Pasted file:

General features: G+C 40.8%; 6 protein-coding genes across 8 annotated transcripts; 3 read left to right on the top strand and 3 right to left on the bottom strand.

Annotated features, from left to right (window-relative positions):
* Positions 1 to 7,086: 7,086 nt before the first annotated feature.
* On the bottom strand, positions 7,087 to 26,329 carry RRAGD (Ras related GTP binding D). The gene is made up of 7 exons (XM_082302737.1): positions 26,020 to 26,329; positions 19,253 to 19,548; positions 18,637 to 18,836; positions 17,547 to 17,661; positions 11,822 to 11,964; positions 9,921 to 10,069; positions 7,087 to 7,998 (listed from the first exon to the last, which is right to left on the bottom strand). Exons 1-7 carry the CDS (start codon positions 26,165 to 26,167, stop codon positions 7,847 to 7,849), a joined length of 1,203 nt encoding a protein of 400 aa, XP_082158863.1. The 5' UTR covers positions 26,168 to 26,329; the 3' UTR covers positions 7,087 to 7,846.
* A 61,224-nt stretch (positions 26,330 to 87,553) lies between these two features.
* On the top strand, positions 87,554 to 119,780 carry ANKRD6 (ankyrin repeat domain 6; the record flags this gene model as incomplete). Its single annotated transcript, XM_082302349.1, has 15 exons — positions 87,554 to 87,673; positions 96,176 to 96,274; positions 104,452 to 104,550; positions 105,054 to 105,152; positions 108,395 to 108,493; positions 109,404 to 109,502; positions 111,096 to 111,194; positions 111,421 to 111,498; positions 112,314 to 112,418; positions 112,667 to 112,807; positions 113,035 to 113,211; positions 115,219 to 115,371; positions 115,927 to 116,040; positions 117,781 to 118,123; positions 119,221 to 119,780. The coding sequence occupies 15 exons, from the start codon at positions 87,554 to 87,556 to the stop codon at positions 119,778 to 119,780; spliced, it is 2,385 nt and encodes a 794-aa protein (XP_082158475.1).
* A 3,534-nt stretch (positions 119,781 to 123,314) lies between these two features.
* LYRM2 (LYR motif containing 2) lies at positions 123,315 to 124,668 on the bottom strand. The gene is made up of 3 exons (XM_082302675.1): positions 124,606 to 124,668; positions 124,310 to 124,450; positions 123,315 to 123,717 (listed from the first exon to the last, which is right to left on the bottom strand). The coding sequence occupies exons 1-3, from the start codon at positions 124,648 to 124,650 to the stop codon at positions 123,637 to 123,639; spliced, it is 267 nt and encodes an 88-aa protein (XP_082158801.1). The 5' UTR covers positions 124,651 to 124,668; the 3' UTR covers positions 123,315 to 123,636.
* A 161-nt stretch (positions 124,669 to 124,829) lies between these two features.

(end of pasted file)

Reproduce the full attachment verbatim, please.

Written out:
General features: G+C 40.8%; 6 protein-coding genes across 8 annotated transcripts; 3 read left to right on the top strand and 3 right to left on the bottom strand.

Annotated features, from left to right (window-relative positions):
* Positions 1 to 7,086: 7,086 nt before the first annotated feature.
* On the bottom strand, positions 7,087 to 26,329 carry RRAGD (Ras related GTP binding D). The gene is made up of 7 exons (XM_082302737.1): positions 26,020 to 26,329; positions 19,253 to 19,548; positions 18,637 to 18,836; positions 17,547 to 17,661; positions 11,822 to 11,964; positions 9,921 to 10,069; positions 7,087 to 7,998 (listed from the first exon to the last, which is right to left on the bottom strand). Exons 1-7 carry the CDS (start codon positions 26,165 to 26,167, stop codon positions 7,847 to 7,849), a joined length of 1,203 nt encoding a protein of 400 aa, XP_082158863.1. The 5' UTR covers positions 26,168 to 26,329; the 3' UTR covers positions 7,087 to 7,846.
* A 61,224-nt stretch (positions 26,330 to 87,553) lies between these two features.
* On the top strand, positions 87,554 to 119,780 carry ANKRD6 (ankyrin repeat domain 6; the record flags this gene model as incomplete). Its single annotated transcript, XM_082302349.1, has 15 exons — positions 87,554 to 87,673; positions 96,176 to 96,274; positions 104,452 to 104,550; positions 105,054 to 105,152; positions 108,395 to 108,493; positions 109,404 to 109,502; positions 111,096 to 111,194; positions 111,421 to 111,498; positions 112,314 to 112,418; positions 112,667 to 112,807; positions 113,035 to 113,211; positions 115,219 to 115,371; positions 115,927 to 116,040; positions 117,781 to 118,123; positions 119,221 to 119,780. The coding sequence occupies 15 exons, from the start codon at positions 87,554 to 87,556 to the stop codon at positions 119,778 to 119,780; spliced, it is 2,385 nt and encodes a 794-aa protein (XP_082158475.1).
* A 3,534-nt stretch (positions 119,781 to 123,314) lies between these two features.
* LYRM2 (LYR motif containing 2) lies at positions 123,315 to 124,668 on the bottom strand. The gene is made up of 3 exons (XM_082302675.1): positions 124,606 to 124,668; positions 124,310 to 124,450; positions 123,315 to 123,717 (listed from the first exon to the last, which is right to left on the bottom strand). The coding sequence occupies exons 1-3, from the start codon at positions 124,648 to 124,650 to the stop codon at positions 123,637 to 123,639; spliced, it is 267 nt and encodes an 88-aa protein (XP_082158801.1). The 5' UTR covers positions 124,651 to 124,668; the 3' UTR covers positions 123,315 to 123,636.
* A 161-nt stretch (positions 124,669 to 124,829) lies between these two features.